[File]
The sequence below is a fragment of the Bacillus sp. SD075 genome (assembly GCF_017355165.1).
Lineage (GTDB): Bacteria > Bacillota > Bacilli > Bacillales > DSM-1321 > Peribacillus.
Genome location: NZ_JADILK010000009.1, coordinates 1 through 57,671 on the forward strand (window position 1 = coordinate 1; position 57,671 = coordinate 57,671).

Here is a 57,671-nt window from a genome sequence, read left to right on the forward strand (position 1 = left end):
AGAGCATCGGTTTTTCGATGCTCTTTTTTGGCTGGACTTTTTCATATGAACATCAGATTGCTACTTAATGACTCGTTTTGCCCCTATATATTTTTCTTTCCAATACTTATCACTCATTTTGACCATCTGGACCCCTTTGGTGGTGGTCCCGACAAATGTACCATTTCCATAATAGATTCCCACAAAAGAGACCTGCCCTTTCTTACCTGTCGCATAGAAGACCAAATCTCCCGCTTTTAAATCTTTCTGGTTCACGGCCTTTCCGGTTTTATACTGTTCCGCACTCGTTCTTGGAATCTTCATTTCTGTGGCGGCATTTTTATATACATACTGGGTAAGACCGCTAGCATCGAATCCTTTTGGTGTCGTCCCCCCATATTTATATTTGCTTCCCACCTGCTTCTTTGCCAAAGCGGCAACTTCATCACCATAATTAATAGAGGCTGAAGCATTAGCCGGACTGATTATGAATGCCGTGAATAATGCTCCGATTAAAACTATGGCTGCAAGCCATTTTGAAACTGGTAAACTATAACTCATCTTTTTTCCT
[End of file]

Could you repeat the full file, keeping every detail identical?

The sequence below is a fragment of the Bacillus sp. SD075 genome (assembly GCF_017355165.1).
Lineage (GTDB): Bacteria > Bacillota > Bacilli > Bacillales > DSM-1321 > Peribacillus.
Genome location: NZ_JADILK010000009.1, coordinates 1 through 57,671 on the forward strand (window position 1 = coordinate 1; position 57,671 = coordinate 57,671).

Here is a 57,671-nt window from a genome sequence, read left to right on the forward strand (position 1 = left end):
AGAGCATCGGTTTTTCGATGCTCTTTTTTGGCTGGACTTTTTCATATGAACATCAGATTGCTACTTAATGACTCGTTTTGCCCCTATATATTTTTCTTTCCAATACTTATCACTCATTTTGACCATCTGGACCCCTTTGGTGGTGGTCCCGACAAATGTACCATTTCCATAATAGATTCCCACAAAAGAGACCTGCCCTTTCTTACCTGTCGCATAGAAGACCAAATCTCCCGCTTTTAAATCTTTCTGGTTCACGGCCTTTCCGGTTTTATACTGTTCCGCACTCGTTCTTGGAATCTTCATTTCTGTGGCGGCATTTTTATATACATACTGGGTAAGACCGCTAGCATCGAATCCTTTTGGTGTCGTCCCCCCATATTTATATTTGCTTCCCACCTGCTTCTTTGCCAAAGCGGCAACTTCATCACCATAATTAATAGAGGCTGAAGCATTAGCCGGACTGATTATGAATGCCGTGAATAATGCTCCGATTAAAACTATGGCTGCAAGCCATTTTGAAACTGGTAAACTATAACTCATCTTTTTTCCT